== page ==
Friday, February 28, 2020

Reservoirs East of the Hudson River

New York City gets it water from a variety of sources. Some of it comes from a series of reservoirs and lakes north of the city.

History of the Water Systems
As the population of New York City grew in the 19th century, so did the need for water. The first use of water from Westchester County came from the old Croton Dam (forming what was called Croton Lake), which was completed in 1842. In the 1880s, the City faced increasing demands for water and therefore needed to enlarge the Croton Reservoir to meet that need. 

The enlargement of the Croton Reservoir (with the construction of the New Croton Dam  and the forming of the New Croton Reservoir) was completed in 1906 as a part of a system of reservoirs designed to bring water from Putnam and Westchester Counties (the Croton Watershed) to New York City. It is called the New Croton Reservoir because the Croton Reservoir was actually the name of a made made reservoir right in the heart of Manhattan - Link.

Cross River Reservoir

The Cross River Reservoir was  put into service in 1908. The resulting body of water is one of twelve reservoirs in the Croton Watershed, the southernmost of New York City's watersheds.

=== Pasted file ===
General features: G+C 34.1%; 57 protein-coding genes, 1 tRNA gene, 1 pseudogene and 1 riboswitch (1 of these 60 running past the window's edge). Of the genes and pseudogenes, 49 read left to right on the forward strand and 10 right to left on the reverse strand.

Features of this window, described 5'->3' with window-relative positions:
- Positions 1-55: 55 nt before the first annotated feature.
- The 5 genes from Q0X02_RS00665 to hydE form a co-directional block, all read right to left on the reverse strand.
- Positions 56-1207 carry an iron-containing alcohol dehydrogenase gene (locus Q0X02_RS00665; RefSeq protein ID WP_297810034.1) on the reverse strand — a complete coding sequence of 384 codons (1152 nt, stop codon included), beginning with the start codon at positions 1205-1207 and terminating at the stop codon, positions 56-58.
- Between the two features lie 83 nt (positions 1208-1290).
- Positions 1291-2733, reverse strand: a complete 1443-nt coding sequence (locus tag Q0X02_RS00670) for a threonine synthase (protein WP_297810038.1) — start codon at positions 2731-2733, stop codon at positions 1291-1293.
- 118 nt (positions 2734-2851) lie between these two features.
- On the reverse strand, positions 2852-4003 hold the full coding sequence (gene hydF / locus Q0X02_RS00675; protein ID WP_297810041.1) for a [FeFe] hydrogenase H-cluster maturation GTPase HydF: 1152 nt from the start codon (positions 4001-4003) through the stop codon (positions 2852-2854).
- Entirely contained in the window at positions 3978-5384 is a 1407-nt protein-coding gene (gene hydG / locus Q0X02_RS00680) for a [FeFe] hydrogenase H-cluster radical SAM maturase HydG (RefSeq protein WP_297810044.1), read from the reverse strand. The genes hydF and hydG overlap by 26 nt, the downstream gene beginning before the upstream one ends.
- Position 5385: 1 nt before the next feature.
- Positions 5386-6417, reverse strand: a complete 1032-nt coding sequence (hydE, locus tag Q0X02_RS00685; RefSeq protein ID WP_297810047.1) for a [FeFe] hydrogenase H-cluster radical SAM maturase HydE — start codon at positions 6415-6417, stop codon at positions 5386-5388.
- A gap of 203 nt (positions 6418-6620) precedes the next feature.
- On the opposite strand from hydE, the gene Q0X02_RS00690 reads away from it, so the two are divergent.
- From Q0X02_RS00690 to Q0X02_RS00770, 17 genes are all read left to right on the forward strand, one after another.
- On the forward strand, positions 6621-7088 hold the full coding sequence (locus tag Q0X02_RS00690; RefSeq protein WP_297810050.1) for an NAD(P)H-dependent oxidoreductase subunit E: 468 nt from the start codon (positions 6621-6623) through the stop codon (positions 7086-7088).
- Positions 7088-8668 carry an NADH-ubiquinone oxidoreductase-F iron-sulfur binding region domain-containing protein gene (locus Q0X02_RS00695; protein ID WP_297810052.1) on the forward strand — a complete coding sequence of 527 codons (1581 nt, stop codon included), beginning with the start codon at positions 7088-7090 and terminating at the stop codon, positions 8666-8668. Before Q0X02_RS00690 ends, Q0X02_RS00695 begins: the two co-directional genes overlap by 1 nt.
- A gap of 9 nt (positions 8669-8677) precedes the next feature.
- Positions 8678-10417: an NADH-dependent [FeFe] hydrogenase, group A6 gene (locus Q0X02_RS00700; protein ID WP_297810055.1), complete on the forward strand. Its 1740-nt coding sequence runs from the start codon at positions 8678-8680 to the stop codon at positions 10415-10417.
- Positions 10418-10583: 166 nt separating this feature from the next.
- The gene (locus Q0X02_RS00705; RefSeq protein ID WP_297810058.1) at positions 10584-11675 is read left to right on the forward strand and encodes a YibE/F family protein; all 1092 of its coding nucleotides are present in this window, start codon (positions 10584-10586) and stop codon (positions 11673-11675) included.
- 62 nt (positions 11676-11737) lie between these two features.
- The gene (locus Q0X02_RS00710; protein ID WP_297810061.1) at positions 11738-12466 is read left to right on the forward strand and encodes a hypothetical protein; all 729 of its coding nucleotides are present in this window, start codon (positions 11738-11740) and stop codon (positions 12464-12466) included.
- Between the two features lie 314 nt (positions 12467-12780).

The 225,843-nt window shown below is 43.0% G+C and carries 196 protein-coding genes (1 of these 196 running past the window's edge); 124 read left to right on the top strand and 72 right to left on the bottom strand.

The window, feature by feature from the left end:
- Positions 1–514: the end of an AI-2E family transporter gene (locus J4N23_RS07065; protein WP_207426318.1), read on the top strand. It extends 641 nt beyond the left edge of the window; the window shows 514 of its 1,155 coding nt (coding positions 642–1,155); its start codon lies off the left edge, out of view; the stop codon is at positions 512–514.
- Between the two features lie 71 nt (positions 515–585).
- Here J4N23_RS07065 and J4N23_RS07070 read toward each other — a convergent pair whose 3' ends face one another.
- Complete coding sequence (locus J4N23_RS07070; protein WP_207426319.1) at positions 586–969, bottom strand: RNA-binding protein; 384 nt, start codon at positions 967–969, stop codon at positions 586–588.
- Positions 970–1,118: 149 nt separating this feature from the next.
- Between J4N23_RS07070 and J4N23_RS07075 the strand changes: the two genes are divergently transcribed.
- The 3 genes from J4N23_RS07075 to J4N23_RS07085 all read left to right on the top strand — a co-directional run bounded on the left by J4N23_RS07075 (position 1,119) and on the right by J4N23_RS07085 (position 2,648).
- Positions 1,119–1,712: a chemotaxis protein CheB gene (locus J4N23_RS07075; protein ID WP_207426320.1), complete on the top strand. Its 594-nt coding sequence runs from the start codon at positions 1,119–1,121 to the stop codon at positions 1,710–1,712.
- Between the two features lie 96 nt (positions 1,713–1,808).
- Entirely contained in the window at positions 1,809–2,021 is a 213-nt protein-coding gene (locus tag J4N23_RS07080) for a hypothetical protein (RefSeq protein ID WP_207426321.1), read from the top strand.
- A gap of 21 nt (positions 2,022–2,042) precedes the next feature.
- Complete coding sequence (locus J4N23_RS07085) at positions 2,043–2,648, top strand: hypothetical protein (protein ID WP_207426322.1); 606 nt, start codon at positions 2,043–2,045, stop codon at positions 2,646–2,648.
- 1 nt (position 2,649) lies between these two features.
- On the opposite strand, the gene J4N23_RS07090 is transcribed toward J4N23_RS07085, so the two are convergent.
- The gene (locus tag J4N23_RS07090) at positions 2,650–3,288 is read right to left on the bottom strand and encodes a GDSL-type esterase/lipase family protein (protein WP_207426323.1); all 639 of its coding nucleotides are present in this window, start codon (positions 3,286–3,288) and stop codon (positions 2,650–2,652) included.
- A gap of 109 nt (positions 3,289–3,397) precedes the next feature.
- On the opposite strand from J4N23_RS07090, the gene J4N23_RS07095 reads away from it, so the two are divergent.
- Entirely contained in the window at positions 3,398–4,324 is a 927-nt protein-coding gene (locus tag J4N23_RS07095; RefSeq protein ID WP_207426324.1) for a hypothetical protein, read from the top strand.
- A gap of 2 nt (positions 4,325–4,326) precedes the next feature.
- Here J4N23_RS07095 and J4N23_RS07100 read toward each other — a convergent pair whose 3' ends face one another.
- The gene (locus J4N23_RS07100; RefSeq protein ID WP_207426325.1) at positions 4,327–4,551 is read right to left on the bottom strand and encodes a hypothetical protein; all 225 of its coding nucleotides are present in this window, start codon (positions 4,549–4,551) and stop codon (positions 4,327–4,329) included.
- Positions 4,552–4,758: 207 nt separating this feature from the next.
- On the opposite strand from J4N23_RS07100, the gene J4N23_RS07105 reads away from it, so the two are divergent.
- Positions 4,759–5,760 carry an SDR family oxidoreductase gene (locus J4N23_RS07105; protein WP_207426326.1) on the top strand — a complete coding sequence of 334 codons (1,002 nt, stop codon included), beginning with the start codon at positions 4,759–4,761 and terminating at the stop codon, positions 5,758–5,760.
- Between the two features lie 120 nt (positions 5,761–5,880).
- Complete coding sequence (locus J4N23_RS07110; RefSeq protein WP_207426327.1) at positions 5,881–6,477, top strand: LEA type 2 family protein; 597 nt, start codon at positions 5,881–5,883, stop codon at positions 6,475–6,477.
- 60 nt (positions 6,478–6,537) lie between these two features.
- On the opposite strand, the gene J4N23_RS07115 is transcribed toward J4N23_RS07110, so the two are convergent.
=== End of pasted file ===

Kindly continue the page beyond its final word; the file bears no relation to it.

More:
Titicus Reservoir

The Titicus Dam was constructed between 1890 and 1895 and the reservoir was placed into service in 1893.

The Croton River

As you can see from this 1858 map, what is now inundated with large large bodies of water was just a simple river system back in the mid 19th Century,
The Croton Reservoirs today...

Muscoot Reservoir

The reservoir was completed in 1905 and serves as the main collecting point for all the reservoirs in the Croton Watershed (except for the New Croton Reservoir, which later receives its water).

New Croton Reservoir

The New Croton Reservoir is the collecting point for water from all reservoirs in the Croton Watershed. In 1842 the Croton River, a tributary of the Hudson River, was impounded by the Old Croton Dam to create Croton Lake. It was New York City's first source of water beyond its city limits and its waters traveled by aqueduct to the Croton Distributing Reservoir in midtown Manhattan.

In 1905 the New Croton Dam was completed, expanding the existing area of impounded water.